La Mesa-Spring Valley Superintendent Brian Marshall has announced he is retiring at the end of this year.
Marshall, 54, has been leading the 12,500-student district and its $125 million budget since 2003. He had previously been an assistant superintendent with the district for just over a year after four years as principal at the now defunct La Mesa Middle School.
Marshall has a wife, Rosemarie, and two children — a daughter in college and a son at Patrick Henry High. He said he has been planning his retirement for more than a year.
“I became superintendent when I was 39,” Marshall said. “My daughter was starting kindergarten, my son was 1. I had a conversation at that time with my wife that it was going to be a time-consuming job. And part of that conversation was about how I would be able to retire early. I did the calculations then and I made a promise to (Rosemarie) that as soon as I could retire, I would.”
Marshall, whose last day will be around Dec. 21, he said, will leave with a salary of $245,000, without benefits. His CalPERS retirement has not yet been calculated.
Marshall started at the La Mesa-Spring Valley School District in 1998, as principal of La Mesa Middle School (now the La Mesa Arts Academy), then spent months as assistant superintendent of instruction.
Marshall grew up in San Carlos and lives in Del Cerro. He graduated from UCSD and earned his teaching credential at USD and a master’s degree in Educational Administration at SDSU.
“We’ve had great successes and had challenging times,” Marshall said of his tenure. “The most challenging was getting through fiscal crises, including the great recession from about 2008 to 2010. We had to lay off teachers, reduce salaries. We all felt the pain.”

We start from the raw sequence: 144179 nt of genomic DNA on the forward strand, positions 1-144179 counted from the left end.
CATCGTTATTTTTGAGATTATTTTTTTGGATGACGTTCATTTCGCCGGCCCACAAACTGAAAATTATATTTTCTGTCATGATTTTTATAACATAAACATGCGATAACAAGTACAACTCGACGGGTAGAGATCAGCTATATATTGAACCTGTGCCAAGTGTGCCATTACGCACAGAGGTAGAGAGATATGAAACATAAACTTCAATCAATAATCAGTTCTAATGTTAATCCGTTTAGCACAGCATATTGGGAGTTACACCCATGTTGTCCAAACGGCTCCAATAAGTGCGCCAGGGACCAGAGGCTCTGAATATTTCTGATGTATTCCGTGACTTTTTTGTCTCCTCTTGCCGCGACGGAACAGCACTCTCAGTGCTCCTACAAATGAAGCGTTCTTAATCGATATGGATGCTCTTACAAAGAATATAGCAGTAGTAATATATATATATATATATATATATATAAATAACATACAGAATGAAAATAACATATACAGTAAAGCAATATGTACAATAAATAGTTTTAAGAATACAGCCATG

School board President David Chong said the district will miss Marshall’s leadership and credited him for overseeing the passage of Proposition M, a $44 million bond measure that allowed the district to modernize, remodel and build facilities.
“Mr. Marshall was also instrumental in the development of three unique academies, serving grades four through eight,” Chong said, citing La Mesa Arts Academy, STEAM at La Presa, Spring Valley Academy, as well as Kempton Literacy Academy, a dual immersion K-3 campus.
“He has always fostered an open relationship with the community, establishing the 20/20 Vision Committee to allow our families and neighbors input into important and long-term district goals and strategies.”
Marshall said it was too soon to think about what he will do after he retires, but said he hopes that giving the school board several months to start the search for his replacement will serve the trustees well.
“I would hope LMSV continues to offer exceptional education opportunities for children (after I leave) and continues to develop innovative programs that meet the needs of our students,” Marshall said. “I hope they continue to be a beacon in the public eye.”